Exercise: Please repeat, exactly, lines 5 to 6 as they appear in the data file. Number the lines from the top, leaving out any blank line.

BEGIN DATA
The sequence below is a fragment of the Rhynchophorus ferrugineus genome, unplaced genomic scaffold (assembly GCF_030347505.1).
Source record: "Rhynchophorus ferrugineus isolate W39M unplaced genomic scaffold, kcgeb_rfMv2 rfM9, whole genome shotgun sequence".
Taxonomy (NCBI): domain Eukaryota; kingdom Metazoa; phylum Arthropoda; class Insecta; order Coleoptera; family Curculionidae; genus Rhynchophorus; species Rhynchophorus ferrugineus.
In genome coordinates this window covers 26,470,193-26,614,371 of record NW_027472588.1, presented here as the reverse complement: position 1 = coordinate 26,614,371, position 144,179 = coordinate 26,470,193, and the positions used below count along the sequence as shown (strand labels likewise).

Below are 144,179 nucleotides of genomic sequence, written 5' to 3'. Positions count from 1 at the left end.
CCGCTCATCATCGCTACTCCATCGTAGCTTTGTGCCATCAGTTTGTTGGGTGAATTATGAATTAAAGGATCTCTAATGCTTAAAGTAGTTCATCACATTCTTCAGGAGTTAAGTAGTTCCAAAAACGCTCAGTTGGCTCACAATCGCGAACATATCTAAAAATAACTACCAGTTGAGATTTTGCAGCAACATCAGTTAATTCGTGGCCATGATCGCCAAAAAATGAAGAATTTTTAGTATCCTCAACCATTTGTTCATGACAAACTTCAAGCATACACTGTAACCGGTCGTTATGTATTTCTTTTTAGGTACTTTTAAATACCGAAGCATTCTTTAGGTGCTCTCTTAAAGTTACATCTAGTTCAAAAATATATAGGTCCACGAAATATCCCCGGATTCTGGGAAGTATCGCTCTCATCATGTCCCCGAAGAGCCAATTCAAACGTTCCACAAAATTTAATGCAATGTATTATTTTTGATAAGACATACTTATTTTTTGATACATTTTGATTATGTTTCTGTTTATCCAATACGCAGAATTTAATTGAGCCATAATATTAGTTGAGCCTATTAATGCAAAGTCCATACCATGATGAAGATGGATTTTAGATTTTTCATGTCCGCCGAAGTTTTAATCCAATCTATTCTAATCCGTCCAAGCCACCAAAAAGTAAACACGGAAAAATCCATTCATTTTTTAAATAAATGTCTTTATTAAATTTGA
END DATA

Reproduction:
Below are 144,179 nucleotides of genomic sequence, written 5' to 3'. Positions count from 1 at the left end.
CCGCTCATCATCGCTACTCCATCGTAGCTTTGTGCCATCAGTTTGTTGGGTGAATTATGAATTAAAGGATCTCTAATGCTTAAAGTAGTTCATCACATTCTTCAGGAGTTAAGTAGTTCCAAAAACGCTCAGTTGGCTCACAATCGCGAACATATCTAAAAATAACTACCAGTTGAGATTTTGCAGCAACATCAGTTAATTCGTGGCCATGATCGCCAAAAAATGAAGAATTTTTAGTATCCTCAACCATTTGTTCATGACAAACTTCAAGCATACACTGTAACCGGTCGTTATGTATTTCTTTTTAGGTACTTTTAAATACCGAAGCATTCTTTAGGTGCTCTCTTAAAGTTACATCTAGTTCAAAAATATATAGGTCCACGAAATATCCCCGGATTCTGGGAAGTATCGCTCTCATCATGTCCCCGAAGAGCCAATTCAAACGTTCCACAAAATTTAATGCAATGTATTATTTTTGATAAGACATACTTATTTTTTGATACATTTTGATTATGTTTCTGTTTATCCAATACGCAGAATTTAATTGAGCCATAATATTAGTTGAGCCTATTAATGCAAAGTCCATACCATGATGAAGATGGATTTTAGATTTTTCATGTCCGCCGAAGTTTTAATCCAATCTATTCTAATCCGTCCAAGCCACCAAAAAGTAAACACGGAAAAATCCATTCATTTTTTAAATAAATGTCTTTATTAAATTTGA